The wtF-Stop : Photography advice to ignore

Garbage in, garbage out! Please don’t fall for these idiots, they have no fucking idea.

Sometimes I come across these types of videos and this is gonna be the archive for that. There is SO MUCH bullshit out there…

Let’s start light. Here is a headless chicken talking about things.
This is relatively harmless, still wrong on so many levels.


Might be nice to critique some of the points, so that people can learn? (I don’t have the requisite skills to do that, otherwise, I would)

1 Like

Just watched it. Not sure why it’s bad guidance for first time SLR users.

1 Like

That was my understanding. It’s not in-depth by any means, but it seems alright…

Not really interested in doing that to be honest. Probably gonna make something myself at some point but for now I would just give out links to good information on the web for the people that are interested.

There are a few bad behaviors, like setting away from native ISO and shutter to correct for wide open aperture by default, and she doesn’t explain the relationship between the three, or how each affects light capture and noise.

there’s also some detail glosses on videography that will lead to bad results, particularly with regards to shutter speed and framerate standards

it’s definitely not the worst 101 video I’ve seen though.

@noenken you really should explain your gripes with something if you want to share that you dislike it though, I figured the point of this thread was to help people avoid bad practices.


Yeah, that was definitely something that I noticed… I saw it and she seemed to imply using non-native ISO was an okay thing to do in proper lighting situations.

Although, I suppose with new sensors, you could get away with something slightly above native, but it’s definitely not a good practice.

This is something I have no experience with, but would love to learn eventually. :man_shrugging:

she refers to motion blur as universally bad, which just isn’t the case for video, she doesn’t explain approximating shutter angle or rolling effects, and she completely glosses over the relationship between shutter angle, framerate, and exposures.

she also makes no mention of prime selection, or even beginner techniques like exposing from the left


The video is simply all over the place and doesn’t help anyone. Nothing gets really explained and … then look at the title again.

She is just spewing out bad / half-assed / or straight up misinformation. No concept, no effort, just a brat with a camera and instagram filters…

I actually wanted this to be my photosnob corner where I point at people and feel superior. :stuck_out_tongue:

But you are probably right. I should at least hint at what is wrong.

yeah, Like I said, it isn’t very coherent and doesn’t add a lot of value if you’re a beginner, but I’ve seen worse. At least she isn’t recommending you breath fog clean your sensor.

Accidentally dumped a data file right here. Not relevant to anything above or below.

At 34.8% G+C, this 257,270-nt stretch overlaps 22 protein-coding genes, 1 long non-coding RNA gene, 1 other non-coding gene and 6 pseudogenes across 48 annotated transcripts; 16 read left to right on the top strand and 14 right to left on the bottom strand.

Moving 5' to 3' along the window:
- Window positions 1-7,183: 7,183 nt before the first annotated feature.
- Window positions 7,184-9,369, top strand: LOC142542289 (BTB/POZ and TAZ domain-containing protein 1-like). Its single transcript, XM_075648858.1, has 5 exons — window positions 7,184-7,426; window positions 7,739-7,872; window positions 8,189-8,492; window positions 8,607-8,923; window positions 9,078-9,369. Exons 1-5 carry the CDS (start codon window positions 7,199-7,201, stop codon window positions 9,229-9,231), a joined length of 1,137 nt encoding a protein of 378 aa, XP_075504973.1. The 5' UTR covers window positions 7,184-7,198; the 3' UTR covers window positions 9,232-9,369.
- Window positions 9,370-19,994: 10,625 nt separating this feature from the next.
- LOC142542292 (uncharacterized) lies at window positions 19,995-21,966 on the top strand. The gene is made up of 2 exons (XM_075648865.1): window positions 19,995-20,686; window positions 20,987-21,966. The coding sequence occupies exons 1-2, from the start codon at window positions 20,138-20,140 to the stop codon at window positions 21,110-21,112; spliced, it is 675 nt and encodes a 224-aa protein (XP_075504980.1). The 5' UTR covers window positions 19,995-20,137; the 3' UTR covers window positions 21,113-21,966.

I’m of the view we should use bad content to teach people what not to do, so this kind of thing isn’t repropogated.

1 Like

Maybe this works for some audiences, idk… didn’t watch the entire thing but wasn’t horrible although a bit off imho.

if you follow her instructions to the letter, like if you’re a beginner and this is your first source of information you will more than likely:

  1. end up with worse results than auto from a technical standpoint

  2. get terrible results except on modern high end bodies (at one point she mentions she didn’t get good results until she bought a 5d mk. IV)

  3. be lost as to what lenses work for your needs, especially on a budget

  4. have no idea why your images aren’t sharp or get noisy under most lighting conditions (most lenses get soft, even in focus, when you blow the iris wide open, and iso adjustment to compensate will lead to noise often)

  5. not have the first clue of basic exposure procedure past fliddling until it “looks right”

  6. end up with terrible results for video without knowing why, and get dark footage when you don’t because you’ve been told wide shutter angles are bad because of “motion blur”

  7. have no idea how to do white balance

  1. not understand why they still have deep dof if they’re on an MFT or smaller sensor

among other things.

The problem isn’t that the information is all incorrect (though some of it is) it’s that this, as a first piece of advice, starts people down a path that they’ll need to correct heavily to actually make good use of manual settings on their camera, and probably cost them money if they take the equipment flexing to heart.

Alright, that list pretty much sounds like it would be better to just play with the camera yourself rather than following a guide…

Do you have any beginner resources that would be better? I’m somewhat experienced, but I’m interested in comparing a good guide from a bad one.

The northrups are alright. They try to be as accesible as possible without compromising quality

the thing is, you still need a basic foundation in artistic composition and concepts to take good pictures. no amount of technical mastery will help you if you have no eye for composition and framing.

1 Like

That’s where my problem comes in. Is that something that can be taught or is it more of a natural ability that you have or don’t?

the technical aspects can absolutely be taught. So can the artistic elements.

people just tend to confuse the two

nothing in art or science is talent based, all of it can be learned.

If you want a good primer on the art side, here’s a classic:


Thanks. That’s surprisingly affordable.

it just goes over the basic elements with archetypal examples, it isn’t a curricular course per se. Good reference book though.

If you want something that actually teaches art principles or photography, I’d recommend the northrup books or this:

1 Like